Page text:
Friday, July 31, 2015

CMS Proposes Sweeping Changes for Nursing Home Oversight

On July 16, 2015, the Center for Medicare and Medicaid Services published a Proposed Rule with new standards that will have a sweeping effect on the long-term care industry. This new Rule is the first comprehensive review and update to Medicare and Medicaid nursing home standards since 1991. Since the last update, the number of Medicare beneficiaries, excluding Medicare Advantage beneficiaries, residing in nursing homes has tripled to 1.8 million residents and the Medicaid Program has become the primary payer of long term care (64% of residents are on Medicaid)[1].

The 403 page Proposed Rule sets high standards for quality of care and patient safety in nursing homes and long term care facilities that participate in Medicare and Medicaid [2].  The U.S. Department of Health and Human Services summarizes the proposed changes as follows:

Friday, July 17, 2015

Think Twice About DEA Voluntary Surrender

It can be an intimidating experience, to be sure.

A DEA agent or Diversion Investigator, on an unscheduled visit to your office, confronts you with a KASPER, a KBML complaint or some other state regulatory action and alleges violations of the Controlled Substances Act. The DEA Agent then asks you to sign DEA Form 104.

This form, which is titled “Voluntary Surrender of Controlled Substances Privileges,” is placed in front of you while the agent explains why you should sign it immediately, rather than face potential action to revoke your DEA and other adverse consequences. The DEA Agent tells you that you are already in deep, deep trouble (of a vague and unspecified nature), and that the simple act of signing this form can make your troubles go away and prevent federal action. Also, he tells you that all you have to do to get the number back is to reapply!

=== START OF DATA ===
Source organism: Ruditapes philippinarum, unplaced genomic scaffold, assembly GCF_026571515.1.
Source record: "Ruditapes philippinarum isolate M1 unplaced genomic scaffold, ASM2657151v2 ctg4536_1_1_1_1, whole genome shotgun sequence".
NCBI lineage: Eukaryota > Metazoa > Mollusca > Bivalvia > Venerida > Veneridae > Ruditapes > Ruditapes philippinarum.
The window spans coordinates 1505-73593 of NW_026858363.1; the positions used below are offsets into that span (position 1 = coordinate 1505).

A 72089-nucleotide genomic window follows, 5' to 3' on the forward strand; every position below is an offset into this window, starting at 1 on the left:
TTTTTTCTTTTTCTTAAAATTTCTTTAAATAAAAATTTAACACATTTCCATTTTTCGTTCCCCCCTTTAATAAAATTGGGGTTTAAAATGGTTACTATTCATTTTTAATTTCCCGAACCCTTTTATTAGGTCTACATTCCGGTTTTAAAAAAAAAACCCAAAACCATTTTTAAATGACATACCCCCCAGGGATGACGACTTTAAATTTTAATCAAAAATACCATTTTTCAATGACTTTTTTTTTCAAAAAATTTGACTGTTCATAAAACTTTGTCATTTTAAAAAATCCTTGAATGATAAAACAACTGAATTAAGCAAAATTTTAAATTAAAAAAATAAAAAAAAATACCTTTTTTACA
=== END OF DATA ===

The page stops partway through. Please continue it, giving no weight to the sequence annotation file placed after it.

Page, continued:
Hold on. This is not the full story!

Friday, July 10, 2015

The Compounding Regulations
Surrounding Drug Compounding

Drug compounding as a practice has, until recently, been met with far looser regulation than the manufacture of drugs. This practice serves to meet the needs of individuals who require certain formulations not available in manufactured form, such as discontinued medications or forms of manufactured drugs that do not contain ingredients to which a patient might be sensitive.  Compounding may also change the form of the drug for patients who cannot take manufactured drugs in the manner in which they exist commercially.  As industrial-level compounding grows to provide larger amounts of compounded drugs, regulators are scrambling to ensure the quality and safety of these drugs.

The biggest difference between a manufacturer of drugs and a drug compounding facility is that drug manufacturers must receive FDA approval before selling drugs to the public. Drugs from compounding facilities are not tested in the same manner for safety, efficacy or quality.  After an outbreak of Aspergillus Meningitis between 2012 and 2013 due to tainted steroid injections from a compounding facility, Congress passed the Drug Quality and Security Act of 2013 in 2013, and a particular title called The Compounding Quality Act to regulate the compounding industry. The DQSA/CQA set up a new regulatory regime that applies to all compounding pharmacies, and those pharmacies, large or small, should take notice as the FDA will soon release final rules implementing the provisions of the acts.